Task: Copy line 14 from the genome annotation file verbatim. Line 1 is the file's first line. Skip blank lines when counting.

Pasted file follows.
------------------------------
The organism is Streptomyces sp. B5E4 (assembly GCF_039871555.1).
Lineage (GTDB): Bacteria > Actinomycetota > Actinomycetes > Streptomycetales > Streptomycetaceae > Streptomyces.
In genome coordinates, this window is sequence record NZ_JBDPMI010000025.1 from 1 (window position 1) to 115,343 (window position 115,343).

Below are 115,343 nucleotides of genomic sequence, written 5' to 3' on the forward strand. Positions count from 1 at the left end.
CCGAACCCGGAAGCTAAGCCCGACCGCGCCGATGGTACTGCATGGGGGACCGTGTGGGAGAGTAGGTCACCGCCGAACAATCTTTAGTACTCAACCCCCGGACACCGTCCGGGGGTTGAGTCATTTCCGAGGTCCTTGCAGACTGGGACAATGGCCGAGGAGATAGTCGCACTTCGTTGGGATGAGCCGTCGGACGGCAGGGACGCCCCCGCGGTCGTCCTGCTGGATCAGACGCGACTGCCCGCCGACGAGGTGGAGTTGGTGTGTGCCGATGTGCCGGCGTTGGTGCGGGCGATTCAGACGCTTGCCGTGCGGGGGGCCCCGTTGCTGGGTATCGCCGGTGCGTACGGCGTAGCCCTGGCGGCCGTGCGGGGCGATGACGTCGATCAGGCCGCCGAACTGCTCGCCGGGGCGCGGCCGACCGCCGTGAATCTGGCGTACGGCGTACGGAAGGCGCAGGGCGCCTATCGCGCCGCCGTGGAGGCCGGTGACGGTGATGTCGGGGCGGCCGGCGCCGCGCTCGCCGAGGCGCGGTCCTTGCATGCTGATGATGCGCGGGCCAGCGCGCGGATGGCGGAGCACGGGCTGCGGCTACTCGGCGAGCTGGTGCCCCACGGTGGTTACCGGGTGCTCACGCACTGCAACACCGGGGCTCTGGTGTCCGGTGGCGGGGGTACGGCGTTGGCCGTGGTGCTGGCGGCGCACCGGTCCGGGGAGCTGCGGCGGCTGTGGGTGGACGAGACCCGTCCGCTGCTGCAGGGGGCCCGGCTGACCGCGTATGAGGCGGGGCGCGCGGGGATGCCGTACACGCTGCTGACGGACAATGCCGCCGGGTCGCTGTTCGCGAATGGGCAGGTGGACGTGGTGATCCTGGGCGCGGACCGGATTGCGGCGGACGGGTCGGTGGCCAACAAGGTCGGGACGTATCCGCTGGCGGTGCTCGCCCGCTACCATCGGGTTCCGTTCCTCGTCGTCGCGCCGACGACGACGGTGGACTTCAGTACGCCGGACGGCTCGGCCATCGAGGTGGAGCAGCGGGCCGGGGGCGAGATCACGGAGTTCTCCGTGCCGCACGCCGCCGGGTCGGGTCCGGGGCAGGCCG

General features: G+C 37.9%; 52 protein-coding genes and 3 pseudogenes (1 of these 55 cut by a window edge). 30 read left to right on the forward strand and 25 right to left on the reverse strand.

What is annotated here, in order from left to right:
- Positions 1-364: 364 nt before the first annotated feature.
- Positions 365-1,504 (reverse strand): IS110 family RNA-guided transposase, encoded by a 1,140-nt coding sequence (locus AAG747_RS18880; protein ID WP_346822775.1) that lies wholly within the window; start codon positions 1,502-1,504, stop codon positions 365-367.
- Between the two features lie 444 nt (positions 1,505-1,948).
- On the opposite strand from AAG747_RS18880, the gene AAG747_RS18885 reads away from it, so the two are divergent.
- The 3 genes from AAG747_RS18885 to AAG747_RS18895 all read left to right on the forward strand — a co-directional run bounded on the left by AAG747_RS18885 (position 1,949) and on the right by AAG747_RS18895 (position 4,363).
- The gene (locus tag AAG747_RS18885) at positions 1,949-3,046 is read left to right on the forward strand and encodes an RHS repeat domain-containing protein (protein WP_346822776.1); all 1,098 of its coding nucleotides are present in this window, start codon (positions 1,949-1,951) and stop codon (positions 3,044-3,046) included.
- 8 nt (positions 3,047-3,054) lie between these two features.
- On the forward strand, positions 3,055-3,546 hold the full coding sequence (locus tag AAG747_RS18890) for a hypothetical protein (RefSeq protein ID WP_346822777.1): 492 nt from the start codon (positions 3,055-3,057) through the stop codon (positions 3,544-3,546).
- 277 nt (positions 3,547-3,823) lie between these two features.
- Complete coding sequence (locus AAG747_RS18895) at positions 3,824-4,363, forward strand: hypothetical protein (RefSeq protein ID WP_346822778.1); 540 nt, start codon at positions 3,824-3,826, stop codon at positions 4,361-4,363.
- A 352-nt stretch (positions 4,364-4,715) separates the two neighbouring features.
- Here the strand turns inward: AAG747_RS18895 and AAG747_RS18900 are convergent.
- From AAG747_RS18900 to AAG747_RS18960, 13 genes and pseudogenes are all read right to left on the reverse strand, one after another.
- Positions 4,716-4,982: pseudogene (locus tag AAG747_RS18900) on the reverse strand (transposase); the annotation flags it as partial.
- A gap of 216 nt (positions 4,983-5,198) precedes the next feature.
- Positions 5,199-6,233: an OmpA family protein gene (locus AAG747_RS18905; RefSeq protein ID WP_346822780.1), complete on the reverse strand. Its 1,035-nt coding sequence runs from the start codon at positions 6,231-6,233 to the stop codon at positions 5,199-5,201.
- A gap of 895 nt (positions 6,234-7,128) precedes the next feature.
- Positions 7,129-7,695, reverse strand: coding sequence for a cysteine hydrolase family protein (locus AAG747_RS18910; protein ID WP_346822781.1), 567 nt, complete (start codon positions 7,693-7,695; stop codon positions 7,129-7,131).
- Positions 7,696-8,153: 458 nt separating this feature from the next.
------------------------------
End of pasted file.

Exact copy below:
- 8 nt (positions 3,047-3,054) lie between these two features.